To produce Perique, the harvested tobacco is dried and then subjected to high pressure in whisky barrels over the course of a year. During this curing process, the tobacco ferments in the juices and oils it produces under pressure. The tobacco is then flipped and repacked every 90 days to ensure an even fermentation.
However, Red Burley is infamously fragile due to the region’s volatile climate. As it was also produced by very few farmers, Perique nearly became endangered. Therefore, there is also an alternative variety known as Acadian Perique, which consists of both Red and Kentucky Green River Burley.
Acadian Perique is produced by curing the two tobaccos separately and then blending them together afterwards in order to ensure a consistent production.
The result is a slow-burning and moist tobacco that is almost black in appearance. Perique produces a thick and cool acidic smoke with peppery notes of fig and molasses. As such, it’s often used as a spicy condiment in Virginia blends, which also reduces tongue bite.
There continues to be much debate on the origins of the tobacco’s name. As it became embraced by the Acadian settlers, it is widely believed that the tobacco is a variation of the Cajun word for “prick”. However, it is also suggested that “Perique” was originally Pierre Chenet’s nickname.
Turkish & Oriental Tobacco
Virginia and Burley tobaccos have vastly different levels of sugar and oils. Meanwhile, Oriental tobacco is known for its balanced composition. Harvested from small-leaf plants, Oriental tobacco varieties are often cured and dried under direct sunlight.
As the name suggests, Oriental tobacco is native to the Mediterranean region between Greece, Turkey and Bulgaria. In fact, Oriental tobacco is often a term used for a plethora of different varieties.
Greek Oriental Tobacco
Below is a selection of Greek varieties often referred to as Oriental tobacco:
- Basma: Pressed tobacco from Western Greece.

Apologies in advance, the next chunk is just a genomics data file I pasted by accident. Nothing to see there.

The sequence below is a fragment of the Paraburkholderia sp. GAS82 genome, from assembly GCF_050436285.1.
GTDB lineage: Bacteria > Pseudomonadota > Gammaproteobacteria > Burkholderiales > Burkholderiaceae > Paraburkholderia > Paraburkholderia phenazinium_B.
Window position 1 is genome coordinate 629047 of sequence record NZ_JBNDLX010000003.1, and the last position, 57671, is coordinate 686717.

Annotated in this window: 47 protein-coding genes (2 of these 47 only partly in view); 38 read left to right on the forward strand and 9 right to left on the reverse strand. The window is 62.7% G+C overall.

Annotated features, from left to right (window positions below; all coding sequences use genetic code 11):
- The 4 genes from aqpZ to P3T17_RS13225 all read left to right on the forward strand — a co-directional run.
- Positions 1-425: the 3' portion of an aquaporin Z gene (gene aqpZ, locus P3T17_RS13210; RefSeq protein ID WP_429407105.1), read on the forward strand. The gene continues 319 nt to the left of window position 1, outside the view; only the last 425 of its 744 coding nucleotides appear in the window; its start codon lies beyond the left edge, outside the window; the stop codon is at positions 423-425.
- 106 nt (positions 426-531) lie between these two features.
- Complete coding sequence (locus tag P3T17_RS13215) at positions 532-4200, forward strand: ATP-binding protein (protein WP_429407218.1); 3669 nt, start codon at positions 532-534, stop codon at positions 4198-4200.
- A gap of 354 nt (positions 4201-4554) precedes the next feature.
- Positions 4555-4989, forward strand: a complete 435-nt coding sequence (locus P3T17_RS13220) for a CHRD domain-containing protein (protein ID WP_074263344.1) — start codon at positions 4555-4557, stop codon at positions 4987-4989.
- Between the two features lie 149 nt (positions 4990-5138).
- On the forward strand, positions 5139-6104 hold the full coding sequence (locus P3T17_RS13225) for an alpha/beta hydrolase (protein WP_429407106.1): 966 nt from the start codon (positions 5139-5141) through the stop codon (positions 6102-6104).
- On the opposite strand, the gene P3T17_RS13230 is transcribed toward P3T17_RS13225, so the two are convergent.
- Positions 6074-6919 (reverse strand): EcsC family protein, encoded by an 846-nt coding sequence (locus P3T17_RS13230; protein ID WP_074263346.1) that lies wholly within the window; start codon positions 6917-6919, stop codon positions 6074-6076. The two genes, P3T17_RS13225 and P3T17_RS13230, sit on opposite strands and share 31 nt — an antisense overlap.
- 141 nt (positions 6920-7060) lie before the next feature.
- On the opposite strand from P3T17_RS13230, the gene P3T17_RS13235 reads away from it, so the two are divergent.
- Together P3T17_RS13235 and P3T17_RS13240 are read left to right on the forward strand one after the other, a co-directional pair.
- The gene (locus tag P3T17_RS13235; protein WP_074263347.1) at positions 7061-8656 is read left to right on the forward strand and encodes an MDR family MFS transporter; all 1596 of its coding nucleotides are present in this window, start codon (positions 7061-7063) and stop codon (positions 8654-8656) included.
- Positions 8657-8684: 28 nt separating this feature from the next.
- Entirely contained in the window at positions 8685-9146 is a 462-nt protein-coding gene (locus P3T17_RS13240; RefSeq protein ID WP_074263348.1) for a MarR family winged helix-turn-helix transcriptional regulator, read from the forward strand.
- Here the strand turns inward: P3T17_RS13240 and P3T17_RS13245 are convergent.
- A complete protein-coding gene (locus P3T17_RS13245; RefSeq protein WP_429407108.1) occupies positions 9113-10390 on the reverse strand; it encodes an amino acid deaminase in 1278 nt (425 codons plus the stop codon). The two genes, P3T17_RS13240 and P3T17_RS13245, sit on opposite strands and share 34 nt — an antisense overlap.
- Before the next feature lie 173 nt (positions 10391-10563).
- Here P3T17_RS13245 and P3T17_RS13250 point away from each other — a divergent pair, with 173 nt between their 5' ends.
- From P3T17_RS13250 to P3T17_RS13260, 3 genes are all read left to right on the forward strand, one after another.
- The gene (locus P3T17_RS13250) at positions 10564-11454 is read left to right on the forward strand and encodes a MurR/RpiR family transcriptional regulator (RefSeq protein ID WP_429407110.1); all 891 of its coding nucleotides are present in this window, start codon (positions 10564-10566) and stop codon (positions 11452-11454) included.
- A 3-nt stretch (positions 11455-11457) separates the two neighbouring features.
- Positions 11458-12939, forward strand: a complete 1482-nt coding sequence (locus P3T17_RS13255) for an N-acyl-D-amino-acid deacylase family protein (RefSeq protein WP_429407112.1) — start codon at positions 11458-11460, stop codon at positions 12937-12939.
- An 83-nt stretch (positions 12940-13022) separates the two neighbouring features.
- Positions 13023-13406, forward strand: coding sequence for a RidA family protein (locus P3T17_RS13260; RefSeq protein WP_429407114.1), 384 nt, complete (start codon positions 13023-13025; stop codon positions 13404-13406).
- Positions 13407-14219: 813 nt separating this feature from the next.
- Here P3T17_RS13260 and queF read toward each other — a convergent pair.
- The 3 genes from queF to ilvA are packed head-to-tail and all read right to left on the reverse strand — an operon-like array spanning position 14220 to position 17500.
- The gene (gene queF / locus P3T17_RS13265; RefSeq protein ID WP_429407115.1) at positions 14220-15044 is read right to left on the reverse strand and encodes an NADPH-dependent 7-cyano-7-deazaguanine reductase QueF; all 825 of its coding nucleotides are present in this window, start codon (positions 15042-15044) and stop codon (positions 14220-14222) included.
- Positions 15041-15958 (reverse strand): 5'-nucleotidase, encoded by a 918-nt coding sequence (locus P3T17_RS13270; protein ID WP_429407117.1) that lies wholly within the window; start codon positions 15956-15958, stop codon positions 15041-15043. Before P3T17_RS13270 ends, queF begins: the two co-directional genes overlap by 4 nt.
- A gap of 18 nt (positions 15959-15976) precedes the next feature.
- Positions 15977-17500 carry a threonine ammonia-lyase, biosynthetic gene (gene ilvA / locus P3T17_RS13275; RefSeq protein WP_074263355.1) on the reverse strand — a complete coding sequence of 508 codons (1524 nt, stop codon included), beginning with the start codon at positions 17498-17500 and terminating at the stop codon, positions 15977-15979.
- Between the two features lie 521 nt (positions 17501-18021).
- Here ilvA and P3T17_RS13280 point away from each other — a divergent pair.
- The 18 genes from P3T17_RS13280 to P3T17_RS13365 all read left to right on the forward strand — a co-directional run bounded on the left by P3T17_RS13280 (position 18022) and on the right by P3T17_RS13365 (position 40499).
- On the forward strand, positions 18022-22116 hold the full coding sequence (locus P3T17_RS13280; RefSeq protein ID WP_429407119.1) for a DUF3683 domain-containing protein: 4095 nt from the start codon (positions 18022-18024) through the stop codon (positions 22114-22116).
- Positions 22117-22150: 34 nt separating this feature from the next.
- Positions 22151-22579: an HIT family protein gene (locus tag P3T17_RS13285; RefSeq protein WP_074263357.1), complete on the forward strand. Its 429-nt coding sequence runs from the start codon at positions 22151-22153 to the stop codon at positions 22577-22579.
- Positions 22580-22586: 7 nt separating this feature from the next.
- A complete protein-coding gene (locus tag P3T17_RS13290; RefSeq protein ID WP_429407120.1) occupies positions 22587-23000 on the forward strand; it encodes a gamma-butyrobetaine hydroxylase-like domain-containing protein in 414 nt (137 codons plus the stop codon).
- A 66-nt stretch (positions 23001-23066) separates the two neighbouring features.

- Djebel: Mild, pressed tobacco from Thrace in Northeastern Greece.
- Drama: Sweet and subtle Greek tobacco.
- Kavala: Large and dark aromatic Greek tobacco.
- Katerini: Greek variety of Samsun with a mild flavour.
- Mahala: An alternative pressed Basma tobacco from Kavala.
- Trebizond: A Greek variety of Basha Bagli tobacco.
- Xanthi: Strong pressed Greek tobacco from Thrace similar to Basma.
- Yenidje: Famous strong tobacco from Greece with a reddish colour.
Turkish Oriental Tobacco
Here are a few well-known Oriental tobacco varieties that are native to Turkey:
- Basha Bagli: Strong and sweet Turkish tobacco with high nicotine.
- Baffra: More rustic alternative to Samsun-Maden.
- Bursa: Heavy and uncharacteristically large Turkish tobacco.
- Izmir: Mild but flavourful Aegean Turkish tobacco.
- Samsun-Maden: Mild yet flavourful Turkish variety from the Black Sea.
- Smyrna: Alternative name for Izmir tobacco.
Other Oriental Tobaccos
These are a few well-known Oriental tobacco varieties that aren’t native to either Greece or Turkey:
- Dubek: Sweet and aromatic Macedonian tobacco.
- Persian Shiraz: Rare Iranian tobacco.
- Shek-el-Bint: Syrian tobacco traditionally used for Latakia curing.
What’s the Difference Between Oriental & Turkish Tobacco?
Interestingly, tobacco was introduced to the Ottomon Empire by the Spanish from the Americas. As such, none of the above varieties are truly native to their countries.
Similarly, the monikers “Turkish” and Oriental” are often used interchangeably due to their shared Ottoman heritage. Today, many of the varieties that were predominantly “native” to one country may be grown throughout the region today.
Furthermore, the specific tobaccos listed above are hard to find separately but are usually blended together by manufacturers.
Given the many different strains that are referred to as Turkish and Oriental tobacco, they can greatly vary in flavour. Turkish and Oriental tobacco may be earthy and spicy or even floral and herbaceous.
Like Burley, Virginia is a popular tobacco variety that’s also used for producing cigarettes. Similarly, Virginia is often used as a base tobacco for harmonising blends. However, it is one of the few varieties that can be smoked straight.
High in sugar and low in oil, Virginia is overall quite sweet. However, it is also produces a naturally thin smoke and can get very hot, which is why Virginia is often blended with other tobacco. Nevertheless, this high sugar content means that Virginia ages very well when fermented in a sealed container.